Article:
FAMILY RESILIENCE: TRUE STORIES TO REMEMBER Part 1
These stories discuss situations others have faced. Think how you would choose to respond if it happened to you. Think of your best options and then put them in a plan to communicate them.
1) CASE ONE: A family lost everything in a hurricane. They had several choices that they could make. They chose to move to a distant state for better weather and a new beginning. They found a place to live and they got new jobs. They spent a year in the new place but missed the old neighborhood where they had grown up. In a sudden decision they moved back to their damaged home and decided to live in a trailer provided for them while they rebuilt. At the time they did this they were broke but decided that it was worth starting over again with others they knew. They had a tough time but it was the right choice for them.
You must consider if your family should stay or move after an event. Are there health issues that require you to be in a certain climate? How much stress can you handle? Can you live with minimum essentials or do you need more comfort? Tents and trailers can be hard for young kids and the elderly. Do you have a trade or profession that can be moved to a different city, or do you need to consider a temporary job choice? What do you need to do?
2) CASE TWO: A family had almost no time to get into the safe house before the tornado hit. The problem that they had was that not everyone was together when the event happened. Aside from the loss of property they had, two family members that were missing when they came out of the shelter to see what had happened. The two family members had been picked up by the wind while driving in their car. They and the car were thrown two miles away from the house. It took several days to find them. They had been badly banged up and were in no shape to make a phone call. Away from their hometown no one immediately recognized them. A search of hospitals done by the family was how they were found.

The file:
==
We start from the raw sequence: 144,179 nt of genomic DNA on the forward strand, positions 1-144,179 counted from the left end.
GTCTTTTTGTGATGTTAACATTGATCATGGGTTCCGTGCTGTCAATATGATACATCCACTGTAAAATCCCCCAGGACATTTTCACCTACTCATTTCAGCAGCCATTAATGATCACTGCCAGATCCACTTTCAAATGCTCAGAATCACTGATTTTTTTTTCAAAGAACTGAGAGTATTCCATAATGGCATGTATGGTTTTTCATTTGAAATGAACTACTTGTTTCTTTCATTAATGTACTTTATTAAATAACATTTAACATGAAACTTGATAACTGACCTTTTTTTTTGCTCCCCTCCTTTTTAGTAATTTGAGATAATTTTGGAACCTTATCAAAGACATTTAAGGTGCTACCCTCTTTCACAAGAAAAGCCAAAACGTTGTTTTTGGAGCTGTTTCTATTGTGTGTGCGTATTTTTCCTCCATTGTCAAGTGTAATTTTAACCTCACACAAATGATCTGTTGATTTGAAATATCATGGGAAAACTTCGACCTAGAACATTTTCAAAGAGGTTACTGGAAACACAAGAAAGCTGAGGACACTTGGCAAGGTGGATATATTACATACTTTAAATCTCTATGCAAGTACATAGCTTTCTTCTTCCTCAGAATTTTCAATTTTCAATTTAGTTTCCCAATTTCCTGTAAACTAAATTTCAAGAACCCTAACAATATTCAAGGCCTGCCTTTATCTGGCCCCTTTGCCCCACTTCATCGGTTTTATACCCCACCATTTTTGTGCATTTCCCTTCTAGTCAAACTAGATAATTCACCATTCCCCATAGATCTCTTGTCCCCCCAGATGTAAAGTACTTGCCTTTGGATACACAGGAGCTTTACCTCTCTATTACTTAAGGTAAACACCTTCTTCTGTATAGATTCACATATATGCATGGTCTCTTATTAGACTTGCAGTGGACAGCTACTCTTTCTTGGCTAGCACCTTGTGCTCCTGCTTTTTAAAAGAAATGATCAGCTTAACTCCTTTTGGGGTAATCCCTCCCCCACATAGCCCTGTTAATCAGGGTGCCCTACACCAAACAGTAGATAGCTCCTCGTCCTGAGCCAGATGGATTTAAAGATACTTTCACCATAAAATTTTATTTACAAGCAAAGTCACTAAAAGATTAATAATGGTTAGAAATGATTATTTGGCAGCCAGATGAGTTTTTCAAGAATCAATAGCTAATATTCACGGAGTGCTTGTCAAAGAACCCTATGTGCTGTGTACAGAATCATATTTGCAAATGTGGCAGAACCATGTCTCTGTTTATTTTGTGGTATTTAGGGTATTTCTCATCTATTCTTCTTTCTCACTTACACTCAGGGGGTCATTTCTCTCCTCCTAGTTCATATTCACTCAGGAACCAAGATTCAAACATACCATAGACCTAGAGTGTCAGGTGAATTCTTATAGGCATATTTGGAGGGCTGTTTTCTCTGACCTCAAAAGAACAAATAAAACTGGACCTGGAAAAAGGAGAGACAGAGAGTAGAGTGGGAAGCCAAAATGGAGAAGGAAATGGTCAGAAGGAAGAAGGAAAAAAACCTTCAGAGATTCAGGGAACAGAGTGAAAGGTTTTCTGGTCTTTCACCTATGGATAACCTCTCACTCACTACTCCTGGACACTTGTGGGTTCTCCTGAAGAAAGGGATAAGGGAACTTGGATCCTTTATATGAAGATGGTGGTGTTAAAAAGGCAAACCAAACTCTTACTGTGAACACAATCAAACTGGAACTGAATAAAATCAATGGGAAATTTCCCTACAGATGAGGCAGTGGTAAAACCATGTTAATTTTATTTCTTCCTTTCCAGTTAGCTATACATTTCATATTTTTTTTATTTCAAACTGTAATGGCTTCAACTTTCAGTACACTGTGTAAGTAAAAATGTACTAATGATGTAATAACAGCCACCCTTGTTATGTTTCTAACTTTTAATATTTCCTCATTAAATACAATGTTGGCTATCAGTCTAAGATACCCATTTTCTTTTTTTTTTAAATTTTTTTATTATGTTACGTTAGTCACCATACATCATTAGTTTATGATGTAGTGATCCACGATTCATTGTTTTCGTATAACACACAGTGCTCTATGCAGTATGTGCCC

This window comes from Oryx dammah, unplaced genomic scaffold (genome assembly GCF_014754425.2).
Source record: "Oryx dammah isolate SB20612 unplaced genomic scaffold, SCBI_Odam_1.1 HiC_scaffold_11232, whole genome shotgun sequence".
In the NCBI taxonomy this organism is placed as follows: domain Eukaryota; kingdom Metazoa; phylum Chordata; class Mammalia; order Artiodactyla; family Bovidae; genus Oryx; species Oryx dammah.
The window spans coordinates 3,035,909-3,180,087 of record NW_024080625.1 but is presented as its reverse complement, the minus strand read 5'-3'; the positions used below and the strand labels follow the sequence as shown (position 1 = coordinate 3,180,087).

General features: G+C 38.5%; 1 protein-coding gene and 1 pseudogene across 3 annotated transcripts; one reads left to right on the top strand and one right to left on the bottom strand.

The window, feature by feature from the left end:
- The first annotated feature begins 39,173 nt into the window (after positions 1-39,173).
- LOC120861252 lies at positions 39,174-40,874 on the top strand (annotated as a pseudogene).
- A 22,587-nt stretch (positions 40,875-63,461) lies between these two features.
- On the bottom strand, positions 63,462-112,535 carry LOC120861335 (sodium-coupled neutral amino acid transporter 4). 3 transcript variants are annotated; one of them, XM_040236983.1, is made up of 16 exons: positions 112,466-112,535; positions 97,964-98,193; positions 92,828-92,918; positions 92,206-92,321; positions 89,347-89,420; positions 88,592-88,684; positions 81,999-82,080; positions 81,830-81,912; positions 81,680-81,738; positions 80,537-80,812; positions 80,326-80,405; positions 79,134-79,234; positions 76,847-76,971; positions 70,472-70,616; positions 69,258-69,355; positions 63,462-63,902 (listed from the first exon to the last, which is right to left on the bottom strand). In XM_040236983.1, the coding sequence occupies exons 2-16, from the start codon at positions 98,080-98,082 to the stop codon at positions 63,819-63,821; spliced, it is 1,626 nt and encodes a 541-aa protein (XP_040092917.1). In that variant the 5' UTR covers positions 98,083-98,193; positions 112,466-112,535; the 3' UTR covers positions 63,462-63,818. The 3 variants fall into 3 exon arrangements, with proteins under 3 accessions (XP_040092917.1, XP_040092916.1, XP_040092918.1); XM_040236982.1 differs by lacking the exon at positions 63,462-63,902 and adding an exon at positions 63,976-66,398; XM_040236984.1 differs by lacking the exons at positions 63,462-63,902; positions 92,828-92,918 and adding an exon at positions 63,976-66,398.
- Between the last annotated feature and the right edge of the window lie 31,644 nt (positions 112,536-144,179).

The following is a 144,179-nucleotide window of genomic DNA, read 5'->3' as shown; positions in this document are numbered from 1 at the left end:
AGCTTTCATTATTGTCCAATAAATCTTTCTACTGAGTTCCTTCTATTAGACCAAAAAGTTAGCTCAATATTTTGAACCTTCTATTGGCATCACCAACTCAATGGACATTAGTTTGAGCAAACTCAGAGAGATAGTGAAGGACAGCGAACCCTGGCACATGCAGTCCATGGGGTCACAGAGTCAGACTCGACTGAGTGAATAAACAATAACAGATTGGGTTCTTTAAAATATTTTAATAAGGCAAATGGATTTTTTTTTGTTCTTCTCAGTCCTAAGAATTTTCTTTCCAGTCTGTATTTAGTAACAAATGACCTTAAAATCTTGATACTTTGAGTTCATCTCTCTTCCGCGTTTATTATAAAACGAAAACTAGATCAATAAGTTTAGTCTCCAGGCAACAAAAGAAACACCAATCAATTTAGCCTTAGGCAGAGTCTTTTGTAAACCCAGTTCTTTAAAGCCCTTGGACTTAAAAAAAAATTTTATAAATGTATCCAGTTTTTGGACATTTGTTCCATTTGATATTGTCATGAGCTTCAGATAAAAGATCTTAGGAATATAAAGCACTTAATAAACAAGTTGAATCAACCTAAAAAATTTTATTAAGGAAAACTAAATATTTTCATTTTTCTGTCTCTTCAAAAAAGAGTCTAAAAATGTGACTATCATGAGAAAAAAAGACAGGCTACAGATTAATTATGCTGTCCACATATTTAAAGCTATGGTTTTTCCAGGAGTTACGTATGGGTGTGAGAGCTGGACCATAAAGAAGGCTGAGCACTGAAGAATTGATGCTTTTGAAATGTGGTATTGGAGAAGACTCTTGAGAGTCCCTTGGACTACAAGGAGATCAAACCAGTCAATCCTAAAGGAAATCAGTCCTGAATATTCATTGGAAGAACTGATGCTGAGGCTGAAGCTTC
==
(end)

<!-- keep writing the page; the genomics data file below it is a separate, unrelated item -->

You must consider what information you want available about family members when they go missing. Are there things that you could tell aid workers that would make their time with your kids or relatives easier and more effective? Would you benefit from having an easy access plan available? Do you know what you will do when a family member is injured? Who will stay with the patient, and who will go with the family to a safe place? If you need a public shelter, do you know what your local choices are? Are there friends out of state that you can go to? Do you want to leave the area or stay to be in the middle of what is going on? What do you do?
3) CASE THREE: A family decided that seaside living was definitely for them. They were lucky in that they had two homes but loved the seaside best. When tidal surge destroyed their home, they pulled themselves together and rebuilt more beautifully than before. But happiness only lasted a short while until their home by the sea was destroyed again. The second time it happened they had a major dilemma. In this case they cleaned up the debris and sold the lot of land. They will never live seaside again.
You must consider what your priorities are. What do care about the most? Where do you want to be? Where do you want to live and who do you want to live with. How much are you willing to give up having what you want? Will your family be safe if you stay where you are? What can you compromise on and what must you have. Be true to your gut feelings and understand why you make the choices you make. What do you do?